Twitter Spinning

By: pbcmedia

Jun 21 2009

Tags: , , , , , ,

Category: Photography, TWITTER


Focal Length:100mm
Shutter:1/0 sec
Camera:Canon EOS 5D

Over the weekend, my respect for the social media Twitter has risen from skepticism at its mind numbing details of little interest to belief in the power of 140.

140 characters, as slight as one silken spider’s thread, has communicated the streets of Iran.

©Pat Coakley 2009


12 comments on “Twitter Spinning”

  1. This is absolutely correct – the power of social media and networking is going to even change more than that, it will change the way countries will be looking at foreign policies in the future.

    Nice looking blog BTW :)

  2. Silken threads and I thought my screen had scratches on it.
    The efficacy of millions twittering will be only as valuable as the pressure put on dictatorships by outside opinion and policy.

    It surely does great damage to propaganda.

    A great post and photo once again.

    • ahoy, Bon Bon!! So nice to see your name in my queue! The silken thread was more observable prior to wordpress! Sometimes colors change, other times, details get washed out so they looked like scratches on screen.

      All I know is that whatever happens in the outside world, the Iranian current government will never be the same and, in part, because of this social media that I have up until now–thought pointless or worse, optional.

  3. The trouble with all forms of communication is noise. There is so much to wade through and so little of value to find.

    I’m very sceptical about what is happening in Iran and the information that is coming out of there. I can’t help but think about how the CIA and it’s rent a mobs overthrew Mosaddeq back in 1953 and the Shah was put into power to turn Iran into a client state of the US to the detriment of the Iranian people.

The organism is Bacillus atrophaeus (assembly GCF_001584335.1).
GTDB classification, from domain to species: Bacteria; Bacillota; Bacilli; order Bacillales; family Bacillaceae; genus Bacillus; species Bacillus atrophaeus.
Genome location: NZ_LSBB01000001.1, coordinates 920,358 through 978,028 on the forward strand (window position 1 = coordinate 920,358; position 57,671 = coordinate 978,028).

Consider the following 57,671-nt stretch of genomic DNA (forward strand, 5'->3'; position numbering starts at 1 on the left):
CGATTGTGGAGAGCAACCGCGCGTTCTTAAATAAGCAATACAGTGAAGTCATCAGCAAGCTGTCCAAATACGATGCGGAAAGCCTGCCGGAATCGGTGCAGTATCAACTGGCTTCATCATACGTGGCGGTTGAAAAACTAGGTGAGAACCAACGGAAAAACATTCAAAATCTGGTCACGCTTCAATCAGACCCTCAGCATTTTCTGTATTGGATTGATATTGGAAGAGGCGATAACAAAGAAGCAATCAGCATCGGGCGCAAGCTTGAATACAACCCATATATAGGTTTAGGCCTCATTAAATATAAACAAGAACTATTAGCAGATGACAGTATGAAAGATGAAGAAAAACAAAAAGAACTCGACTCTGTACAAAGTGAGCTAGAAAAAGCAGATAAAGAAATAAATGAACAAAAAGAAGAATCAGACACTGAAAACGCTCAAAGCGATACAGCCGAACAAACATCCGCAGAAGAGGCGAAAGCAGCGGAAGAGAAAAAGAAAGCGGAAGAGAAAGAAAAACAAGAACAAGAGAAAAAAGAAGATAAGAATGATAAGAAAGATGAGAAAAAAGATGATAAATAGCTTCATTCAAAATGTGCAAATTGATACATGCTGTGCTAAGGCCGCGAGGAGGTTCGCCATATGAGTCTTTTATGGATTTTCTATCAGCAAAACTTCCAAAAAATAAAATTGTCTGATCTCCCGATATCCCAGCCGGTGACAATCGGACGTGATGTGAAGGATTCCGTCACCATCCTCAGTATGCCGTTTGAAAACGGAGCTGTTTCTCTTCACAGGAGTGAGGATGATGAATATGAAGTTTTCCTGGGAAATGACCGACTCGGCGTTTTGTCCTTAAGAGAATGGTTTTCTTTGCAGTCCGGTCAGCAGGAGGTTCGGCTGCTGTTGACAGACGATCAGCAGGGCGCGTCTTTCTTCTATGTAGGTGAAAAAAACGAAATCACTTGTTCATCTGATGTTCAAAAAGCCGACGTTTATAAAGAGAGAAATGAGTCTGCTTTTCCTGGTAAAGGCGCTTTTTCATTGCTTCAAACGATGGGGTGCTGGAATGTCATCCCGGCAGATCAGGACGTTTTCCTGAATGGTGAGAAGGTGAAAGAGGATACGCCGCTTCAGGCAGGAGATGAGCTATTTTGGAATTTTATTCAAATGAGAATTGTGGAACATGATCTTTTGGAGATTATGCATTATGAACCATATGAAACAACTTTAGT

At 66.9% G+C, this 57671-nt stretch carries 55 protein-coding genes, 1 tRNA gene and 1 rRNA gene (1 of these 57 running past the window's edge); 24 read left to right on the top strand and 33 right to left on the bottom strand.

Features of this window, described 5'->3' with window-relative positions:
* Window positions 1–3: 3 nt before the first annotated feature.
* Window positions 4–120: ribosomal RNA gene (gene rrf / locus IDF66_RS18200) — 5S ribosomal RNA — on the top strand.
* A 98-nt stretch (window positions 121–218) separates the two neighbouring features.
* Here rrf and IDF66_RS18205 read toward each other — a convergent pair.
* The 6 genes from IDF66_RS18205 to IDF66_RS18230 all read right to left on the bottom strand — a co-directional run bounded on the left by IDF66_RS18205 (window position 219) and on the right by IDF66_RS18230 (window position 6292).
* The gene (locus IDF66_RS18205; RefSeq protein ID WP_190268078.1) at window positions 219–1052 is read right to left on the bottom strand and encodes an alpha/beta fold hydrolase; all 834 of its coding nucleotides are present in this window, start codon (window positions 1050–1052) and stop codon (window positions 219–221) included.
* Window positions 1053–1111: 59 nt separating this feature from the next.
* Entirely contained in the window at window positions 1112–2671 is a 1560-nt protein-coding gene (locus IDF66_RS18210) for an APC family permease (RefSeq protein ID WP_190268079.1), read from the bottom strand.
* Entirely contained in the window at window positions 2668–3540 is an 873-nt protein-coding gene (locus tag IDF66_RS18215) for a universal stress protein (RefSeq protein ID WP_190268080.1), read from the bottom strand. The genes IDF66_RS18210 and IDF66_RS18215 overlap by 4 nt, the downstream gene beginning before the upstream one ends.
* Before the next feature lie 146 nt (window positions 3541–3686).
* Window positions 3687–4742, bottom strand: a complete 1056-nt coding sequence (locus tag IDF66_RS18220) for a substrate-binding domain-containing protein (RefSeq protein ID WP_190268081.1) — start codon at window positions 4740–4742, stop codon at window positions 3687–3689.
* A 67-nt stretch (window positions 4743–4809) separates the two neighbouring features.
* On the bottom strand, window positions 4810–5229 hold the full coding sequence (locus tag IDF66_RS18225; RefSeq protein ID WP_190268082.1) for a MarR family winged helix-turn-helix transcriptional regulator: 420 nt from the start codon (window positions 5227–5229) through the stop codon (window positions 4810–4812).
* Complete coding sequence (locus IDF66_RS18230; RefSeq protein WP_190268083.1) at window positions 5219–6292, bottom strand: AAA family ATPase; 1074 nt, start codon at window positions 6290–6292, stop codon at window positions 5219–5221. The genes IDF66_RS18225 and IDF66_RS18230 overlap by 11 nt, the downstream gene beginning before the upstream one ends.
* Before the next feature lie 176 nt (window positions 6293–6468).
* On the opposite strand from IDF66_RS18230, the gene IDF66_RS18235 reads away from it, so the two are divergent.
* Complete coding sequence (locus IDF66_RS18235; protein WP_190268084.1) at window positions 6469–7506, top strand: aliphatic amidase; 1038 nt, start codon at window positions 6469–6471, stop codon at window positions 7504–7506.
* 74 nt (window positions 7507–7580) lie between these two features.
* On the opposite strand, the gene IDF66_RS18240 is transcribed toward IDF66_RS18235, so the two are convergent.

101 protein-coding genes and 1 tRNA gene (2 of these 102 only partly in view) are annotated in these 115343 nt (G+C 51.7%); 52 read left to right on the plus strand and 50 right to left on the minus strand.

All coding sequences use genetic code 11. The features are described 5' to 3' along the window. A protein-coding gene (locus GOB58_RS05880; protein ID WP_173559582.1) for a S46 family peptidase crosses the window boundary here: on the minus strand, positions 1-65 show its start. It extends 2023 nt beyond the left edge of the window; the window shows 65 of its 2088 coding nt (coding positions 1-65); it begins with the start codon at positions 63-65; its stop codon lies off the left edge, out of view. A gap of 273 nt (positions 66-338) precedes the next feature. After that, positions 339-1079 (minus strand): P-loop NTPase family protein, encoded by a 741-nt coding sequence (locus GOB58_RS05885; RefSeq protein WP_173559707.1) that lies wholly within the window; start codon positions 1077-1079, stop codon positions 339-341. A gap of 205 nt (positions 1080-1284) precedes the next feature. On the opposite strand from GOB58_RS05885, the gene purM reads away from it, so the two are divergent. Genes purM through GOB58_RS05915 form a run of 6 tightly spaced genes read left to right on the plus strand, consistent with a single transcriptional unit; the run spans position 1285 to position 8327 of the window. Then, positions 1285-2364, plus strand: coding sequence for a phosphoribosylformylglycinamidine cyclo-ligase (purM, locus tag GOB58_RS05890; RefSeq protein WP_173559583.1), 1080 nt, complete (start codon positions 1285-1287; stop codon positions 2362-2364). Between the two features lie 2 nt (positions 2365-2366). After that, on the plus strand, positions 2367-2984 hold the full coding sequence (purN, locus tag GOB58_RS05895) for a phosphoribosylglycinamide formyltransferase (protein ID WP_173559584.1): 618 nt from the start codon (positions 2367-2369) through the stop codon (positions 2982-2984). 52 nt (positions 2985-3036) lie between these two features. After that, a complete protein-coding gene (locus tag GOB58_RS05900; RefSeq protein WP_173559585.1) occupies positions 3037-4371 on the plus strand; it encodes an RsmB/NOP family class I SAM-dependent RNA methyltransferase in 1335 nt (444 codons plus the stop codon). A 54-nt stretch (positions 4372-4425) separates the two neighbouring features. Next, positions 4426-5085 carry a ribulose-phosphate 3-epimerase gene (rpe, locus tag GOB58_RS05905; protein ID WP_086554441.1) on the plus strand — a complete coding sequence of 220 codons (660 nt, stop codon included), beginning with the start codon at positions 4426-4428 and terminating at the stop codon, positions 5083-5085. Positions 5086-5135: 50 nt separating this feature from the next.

If we look at the history of Mousavi, it’s obvious that he’s a ruthless and dangerous political opportunist that the west thinks it can do business with. If Mirhossein Mousavi ever gets into power in Iran, I’m pretty sure he’ll turn out to be just other, in a long line of puppets that will bite the hand that feeds him like so many others, cut of the same cloth as, Saddam Hussein or Noriega.

    What we are seeing in Iran, is not a struggle between Mahmoud Ahmadinejad and Mirhossein Mousavi but a struggle in the background between the clerics, Rafsanjani and Khamenei.

    Don’t forget that it’s only the well to do in developing countries who have access to computers and that the “news” coming from Iran over the internet only represents the views of a minority and allegedly democracy is about the will of the majority.

    • Razz, I suggest you read an article by Tom Friedman today in the NYTimes. It gives to me, at least, some probable reasons why Mousavi, and why now for this resistance. Here is the link:

      The information coming out is complicated, some deliberately manipulative, but it is the volume that suggest patterns, links to photos elsewhere. You can be skeptical of texts, but if there are photos and videos, it is hard to dismiss all of it as orchestrated.

      I don’t believe this is 1953.

  4. I’m not suggesting that this is 1953 (but it sure smells fishy), but what I am suggesting is that what we are hearing in the west is coming through a filter and doesn’t necessarily represent the truth. I think that a lot of commentary here in the west is just wishful thinking on our behalf that bears little resemblance to what is actually happening.

    I think that Friedman’s piece is just more of the same old regurgitation of wishful thinking on the behalf of the west. His idea of a ” popular uprising” is very different to mine. He should qualify what he said by saying ” popular (in a small wealthy educated section of the population) uprising”. I also think what Friedman is suggesting is similar to the justifications for the backing of a so-called “popular” overthrow of Mosaddeq back in 1953

    Many so-called Iran experts were totally blind-sided be what has happened in Iran lately and as such I don’t really value their commentary.

    On our late news recently there was an amazing interview with ex-CIA agent, Robert Baer (the guy who was the basis of George Cloony’s character in Syriana) who had some very erudite things to say about what is going on in Iran. Here’s a link to a video that comes in two parts of that interview.

  5. Here’s the second part of the interview.

    • WOW! I’ve never seen YouTube videos in comments before!

      Ok, seriously, I’ve just woken up so will have to put on my serious hat in order to watch and respond. That requires at least an hour of consciousness, maybe more!